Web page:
Tom's Definitive Linux Software Roundup: Audio Production

Notation, Score, And Tablature Editors

MuseScore (v.

MuseScore is a music notation/score editor which spun off from MusE. This is a WYSIWYG editor, which means that the editor and preview functions are inseparable.

Multiple instruments are available in MuseScore, including support for drum notation. Playback in MuseScore sounds great using any instrument.

The UI is simple to navigate with a menu bar that holds every command in the app. A double-decker toolbar offers quick access to basic functions, such as copy/paste and musical notes. A tab bar sits directly underneath the toolbar and the editing area. Multiple projects can be opened simultaneously and switched between using the tabs. The main area houses the editable sheet music. Pan/zoom of the sheet is fluid and swift. Previewing the entire project is achieved with a filmstrip-style viewer below the main area. An outline of what is currently seen in the editor appears on the corresponding page in the filmstrip viewer.

MuseScore looks and sounds great. With plenty of instruments supported, clear playback, and WYSIWYG simplicity, this app is worth the download.

Denemo (v. 0.8.10)

Denemo is a musical score/notation editor. Along with simply creating sheet music, Denemo also has playback and record functionality. Recording is possible from a MIDI device or microphone, and lyrics can be added to the score as well.

The user interface is uncluttered, yet packed with options. Most of the functionality in Denemo is located in two separate menu bars and double-decker toolbars. The main menu bar contains tools for project management: view, copy/paste, setup, and preferences. Below the main menu bar lies the main toolbar, which duplicates some of the functions of the main menu bar, such as open, save, copy/paste, and play.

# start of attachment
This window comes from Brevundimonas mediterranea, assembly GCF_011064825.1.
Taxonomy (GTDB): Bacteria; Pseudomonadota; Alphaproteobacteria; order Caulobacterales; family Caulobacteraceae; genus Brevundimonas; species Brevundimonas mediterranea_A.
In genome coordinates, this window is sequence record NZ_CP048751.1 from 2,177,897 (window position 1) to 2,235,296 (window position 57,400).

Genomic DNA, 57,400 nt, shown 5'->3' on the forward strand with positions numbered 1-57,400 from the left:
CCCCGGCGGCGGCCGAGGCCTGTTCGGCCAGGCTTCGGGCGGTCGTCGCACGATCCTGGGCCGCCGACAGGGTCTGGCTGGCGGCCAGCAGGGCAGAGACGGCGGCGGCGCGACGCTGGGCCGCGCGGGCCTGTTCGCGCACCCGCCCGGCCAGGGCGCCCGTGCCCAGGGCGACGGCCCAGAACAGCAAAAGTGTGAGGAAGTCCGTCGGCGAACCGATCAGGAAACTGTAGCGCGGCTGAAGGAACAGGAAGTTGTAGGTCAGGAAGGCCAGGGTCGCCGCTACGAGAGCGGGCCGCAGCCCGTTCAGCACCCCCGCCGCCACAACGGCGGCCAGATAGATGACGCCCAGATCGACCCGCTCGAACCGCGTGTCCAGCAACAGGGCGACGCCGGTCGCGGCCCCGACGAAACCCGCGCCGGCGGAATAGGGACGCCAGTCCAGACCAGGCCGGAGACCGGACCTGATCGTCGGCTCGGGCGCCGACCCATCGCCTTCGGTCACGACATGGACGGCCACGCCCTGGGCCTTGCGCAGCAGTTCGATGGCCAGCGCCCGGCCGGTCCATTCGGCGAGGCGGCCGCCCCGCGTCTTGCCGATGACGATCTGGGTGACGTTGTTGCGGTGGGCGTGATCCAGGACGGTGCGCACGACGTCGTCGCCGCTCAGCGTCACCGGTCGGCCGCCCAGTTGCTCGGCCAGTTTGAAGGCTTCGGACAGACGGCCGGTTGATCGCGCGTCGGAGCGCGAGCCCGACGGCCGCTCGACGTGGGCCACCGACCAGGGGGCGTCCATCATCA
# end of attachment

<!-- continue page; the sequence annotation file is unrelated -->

Underneath that toolbar is another toolbar, which houses the different musical notes that can be added to a composition. The second menu bar contains over one hundred options to modify the actual score in the main work area. Denemo is a fully-featured notation editor with some recording options to boot. It's definitely worth a look.

NtEd (v. 1.10.7)

NtEd is a GTK+ notation editor by the author of NoteEdit. This notation editor is a true WYSIWYG, meaning printout matches the onscreen representation.

Along with standard musical notation, NtEd also supports guitar chords, drum notes, and lyrics. MIDI keyboards can be used to create the score, and NtEd can export to MIDI, PDF, PNG, SVG, and PostScript. The UI is crisp; no jagged notes or lines like NoteEdit. However, it could be more efficient. The note bank is in a separate window, but there is a lot of blank space in the main window that could easily house an upper or vertical toolbar for notes.

NoteEdit (v. 2.8.1)

NoteEdit is a notation editor built with Qt and designed for KDE 3.x. The UI is certainty dated, but NoteEdit is still a decent option, considering that Canorus (a KDE 4.x notation editor by the same developers) is still in early beta.

Directly under the menu bar lies the main toolbar, which houses basic controls and available notes. Notes are selected from the toolbar and then placed in the composition with a mouse click. We noticed that the notes, lines, and even the icons have jagged edges in this app, and the zoom-in function doesn't make them any prettier. While NoteEdit is no longer in development due to Canorus, it is still being maintained and bug fixes are being pushed out.

Frescobaldi (v. 1.0.2)

Frescobaldi is a text-based notation editor for KDE 4.2+. This application is actually a GUI front-end for the popular LilyPond notation engraver. As a LilyPond front-end, Frescobaldi uses a LaTeX-style of input. Notes are entered as plain text and then later generated as sheet music.